Speakers / artists
Art and sensorial imagination of the unseen
Our relationships with the more-than-human world are always somewhat incomplete as they are partially based on our state of awareness of what reaches us through our doors of perception. Only a limited part of what is “out there” in front of us, registers in our brain. We tend to only notice what we consider worthwhile paying attention to. This “becoming aware” of presences of nonhuman others shifts in time, as we continuously move our bodies through space. Goethe was one of the first in the Western world who understood that our “exact sensorial perception” of natural phenomena, needs to be complemented by “’exact sensorial imagination”. Moreover, we should appreciate understandings stemming from our intuition, to be able to relate more fully also to what is not there, or not yet there. Perhaps, such an artful empiricism is all the more relevant and urgent in our time and age, to develop and further nourish a sense of connection with the “underworld” – the myriad life forms and vibrant non-living matter below our feet – indeed, the very focus of this Biotoopia seminar.
In my presentation I will look into ways in which art can help us relate to the unseen, the unfolding, the emergent, so that our understandings of our shared lifeworld become not only richer, deeper layered, but also more appreciative of its infinite complexity.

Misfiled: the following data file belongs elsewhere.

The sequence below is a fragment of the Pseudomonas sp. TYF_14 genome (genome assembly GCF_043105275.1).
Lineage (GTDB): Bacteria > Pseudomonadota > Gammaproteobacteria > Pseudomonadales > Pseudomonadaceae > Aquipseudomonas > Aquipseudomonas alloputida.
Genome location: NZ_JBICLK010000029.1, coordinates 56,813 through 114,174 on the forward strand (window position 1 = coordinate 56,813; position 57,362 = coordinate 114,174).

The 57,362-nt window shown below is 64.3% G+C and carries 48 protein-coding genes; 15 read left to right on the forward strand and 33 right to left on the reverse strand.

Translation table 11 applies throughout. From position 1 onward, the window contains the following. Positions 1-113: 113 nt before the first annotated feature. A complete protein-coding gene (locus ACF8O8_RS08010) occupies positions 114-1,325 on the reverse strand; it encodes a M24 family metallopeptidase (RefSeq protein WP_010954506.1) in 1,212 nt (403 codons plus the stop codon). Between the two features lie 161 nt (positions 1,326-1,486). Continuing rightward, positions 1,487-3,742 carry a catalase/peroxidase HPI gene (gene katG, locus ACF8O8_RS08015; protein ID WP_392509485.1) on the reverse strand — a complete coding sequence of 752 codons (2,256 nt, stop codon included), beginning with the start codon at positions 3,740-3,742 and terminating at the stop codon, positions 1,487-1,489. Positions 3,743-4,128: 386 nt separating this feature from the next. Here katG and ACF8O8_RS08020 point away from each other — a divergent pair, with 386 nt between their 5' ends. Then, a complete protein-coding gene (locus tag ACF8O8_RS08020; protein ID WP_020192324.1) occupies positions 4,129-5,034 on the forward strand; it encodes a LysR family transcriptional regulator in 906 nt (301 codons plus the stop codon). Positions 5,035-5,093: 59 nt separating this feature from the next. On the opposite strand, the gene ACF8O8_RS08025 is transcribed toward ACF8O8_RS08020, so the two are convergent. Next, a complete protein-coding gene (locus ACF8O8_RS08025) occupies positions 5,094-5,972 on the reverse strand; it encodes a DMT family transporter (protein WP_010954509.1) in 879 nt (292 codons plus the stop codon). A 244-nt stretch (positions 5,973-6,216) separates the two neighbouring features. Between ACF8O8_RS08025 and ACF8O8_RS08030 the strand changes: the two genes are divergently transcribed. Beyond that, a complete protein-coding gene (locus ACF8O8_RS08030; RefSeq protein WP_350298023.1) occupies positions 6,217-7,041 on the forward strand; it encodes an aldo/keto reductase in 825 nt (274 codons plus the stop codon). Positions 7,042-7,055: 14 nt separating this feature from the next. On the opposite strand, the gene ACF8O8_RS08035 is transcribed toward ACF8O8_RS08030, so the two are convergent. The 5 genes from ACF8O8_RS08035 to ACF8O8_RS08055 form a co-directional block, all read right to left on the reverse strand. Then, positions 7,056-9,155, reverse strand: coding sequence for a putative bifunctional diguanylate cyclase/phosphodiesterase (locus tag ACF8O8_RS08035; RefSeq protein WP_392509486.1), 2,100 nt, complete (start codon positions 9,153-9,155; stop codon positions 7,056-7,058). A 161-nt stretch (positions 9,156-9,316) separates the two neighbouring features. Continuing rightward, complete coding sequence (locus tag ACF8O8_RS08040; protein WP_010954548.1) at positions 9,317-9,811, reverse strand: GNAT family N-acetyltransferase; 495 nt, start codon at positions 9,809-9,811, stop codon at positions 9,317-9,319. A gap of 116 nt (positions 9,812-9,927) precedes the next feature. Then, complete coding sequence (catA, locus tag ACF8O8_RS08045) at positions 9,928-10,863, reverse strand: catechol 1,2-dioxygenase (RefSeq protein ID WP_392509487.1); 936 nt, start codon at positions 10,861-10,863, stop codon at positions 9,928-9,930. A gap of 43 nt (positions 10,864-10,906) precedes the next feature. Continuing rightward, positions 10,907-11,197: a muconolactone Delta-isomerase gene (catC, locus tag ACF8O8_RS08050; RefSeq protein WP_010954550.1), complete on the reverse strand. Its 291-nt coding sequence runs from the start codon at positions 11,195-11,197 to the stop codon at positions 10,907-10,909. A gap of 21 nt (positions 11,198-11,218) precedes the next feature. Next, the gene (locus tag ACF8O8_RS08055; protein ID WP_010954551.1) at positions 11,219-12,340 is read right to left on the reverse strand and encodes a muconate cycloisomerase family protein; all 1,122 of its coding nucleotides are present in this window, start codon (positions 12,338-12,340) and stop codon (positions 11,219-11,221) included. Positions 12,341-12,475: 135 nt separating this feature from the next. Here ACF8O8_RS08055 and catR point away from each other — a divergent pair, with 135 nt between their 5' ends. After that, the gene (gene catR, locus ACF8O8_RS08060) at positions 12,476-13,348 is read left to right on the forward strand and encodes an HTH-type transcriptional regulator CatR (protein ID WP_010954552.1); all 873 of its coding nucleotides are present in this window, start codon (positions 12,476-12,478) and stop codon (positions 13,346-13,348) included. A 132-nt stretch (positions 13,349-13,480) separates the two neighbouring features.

Jan van Boeckel is Professor Art & Sustainability at Research Centre Art & Society of the Hanze University of Applied Sciences in Groningen, The Netherlands. He started his career as a cultural anthropologist. With the passing of time, Jan increasingly focused his attention on both his own developing artistic practice and on the teaching of art – two orientations that eventually converged into the quality of artist-educator. Jan also has ample experience in conducting research projects on the cutting edge of art and sustainability. Specializing himself in the new field of arts-based environmental education, he received his degree as Doctor of Arts in arts education at Aalto University, Helsinki, in 2013. In the past years he has worked in several Northern countries – among which Iceland, Sweden, Estonia and Finland. Now, at Hanze UAS in Groningen, Jan’s primary research interest is in how art can help us face the great challenges of our time, of which the ecological crisis arguably is the most pressing.